Where the investigations related to President Donald Trump stand and what may lie ahead for him:
Democrats will “never” see President Donald Trump’s tax returns, White House chief of staff Mick Mulvaney said on Sunday, as a new front opened in the confrontation between the administration and Congress.
Mulvaney accused Democrats of engaging in a “political stunt” and wanting “attention” after the chairman of the House Ways and Means Committee, Rep. Richard Neal, asked the IRS to provide six years of Trump’s personal tax returns and the returns for some of his businesses.
“That is not going to happen and they know it,” Mulvaney told “Fox News Sunday.” Asked whether he believe Democrats would ever view the president’s returns, Mulvaney replied: “Oh no, never. Nor should they.”
Last week, Massachusetts Democrat Neal, one of only three congressional officials authorized to request tax returns, requested Trump’s personal and business returns in a letter to IRS Commissioner Charles Rettig. He asked for returns covering 2013 through 2018. He also asked for the documents in seven days, setting an April 10 deadline.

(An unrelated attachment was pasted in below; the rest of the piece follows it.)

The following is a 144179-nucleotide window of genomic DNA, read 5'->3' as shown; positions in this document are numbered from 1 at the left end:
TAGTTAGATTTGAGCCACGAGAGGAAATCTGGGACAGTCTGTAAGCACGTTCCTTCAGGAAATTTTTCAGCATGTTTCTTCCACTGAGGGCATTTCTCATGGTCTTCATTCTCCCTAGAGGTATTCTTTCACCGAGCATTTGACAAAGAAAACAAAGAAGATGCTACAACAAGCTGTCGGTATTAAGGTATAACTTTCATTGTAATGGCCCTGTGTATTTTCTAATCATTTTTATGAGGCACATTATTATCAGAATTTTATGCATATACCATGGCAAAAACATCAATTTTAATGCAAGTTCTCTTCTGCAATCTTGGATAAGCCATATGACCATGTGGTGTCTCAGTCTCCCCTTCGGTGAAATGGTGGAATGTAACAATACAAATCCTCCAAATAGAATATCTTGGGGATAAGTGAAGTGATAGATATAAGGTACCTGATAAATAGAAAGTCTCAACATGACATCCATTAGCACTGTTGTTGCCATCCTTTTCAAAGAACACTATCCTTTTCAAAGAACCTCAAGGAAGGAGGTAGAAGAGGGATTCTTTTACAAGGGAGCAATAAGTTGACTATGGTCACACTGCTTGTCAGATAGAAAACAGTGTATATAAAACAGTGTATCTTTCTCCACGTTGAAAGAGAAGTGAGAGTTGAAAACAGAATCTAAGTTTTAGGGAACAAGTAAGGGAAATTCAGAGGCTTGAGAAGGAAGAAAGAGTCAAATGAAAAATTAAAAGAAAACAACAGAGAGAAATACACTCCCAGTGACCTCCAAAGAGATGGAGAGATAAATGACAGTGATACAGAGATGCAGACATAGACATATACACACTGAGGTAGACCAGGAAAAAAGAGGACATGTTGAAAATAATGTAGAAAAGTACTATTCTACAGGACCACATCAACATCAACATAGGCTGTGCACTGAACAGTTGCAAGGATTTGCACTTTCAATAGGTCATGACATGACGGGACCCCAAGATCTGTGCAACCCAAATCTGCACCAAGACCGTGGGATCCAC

DID THE TRUMP CAMPAIGN COLLUDE WITH RUSSIA?
According to special counsel Robert Mueller, the answer is no.
In his letter dated March 24, Attorney General William Barr quotes from Mueller’s report saying the investigation “did not establish that members of the Trump Campaign conspired or coordinated with the Russian government in its election interference activities.”
The letter does not detail what Mueller learned about a broad range of Trump associates who had Russia-related contacts during the 2016 presidential campaign and transition period. It also doesn’t answer why several of those people lied to federal investigators or Congress during the Russia probe.
Barr is confronting concerns that his four-page letter unduly sanitized the full report in Trump’s favor, including on the key question of whether the president obstructed justice. House Democrats have approved subpoenas for Mueller’s entire report and any exhibits and other underlying evidence that the Justice Department might withhold.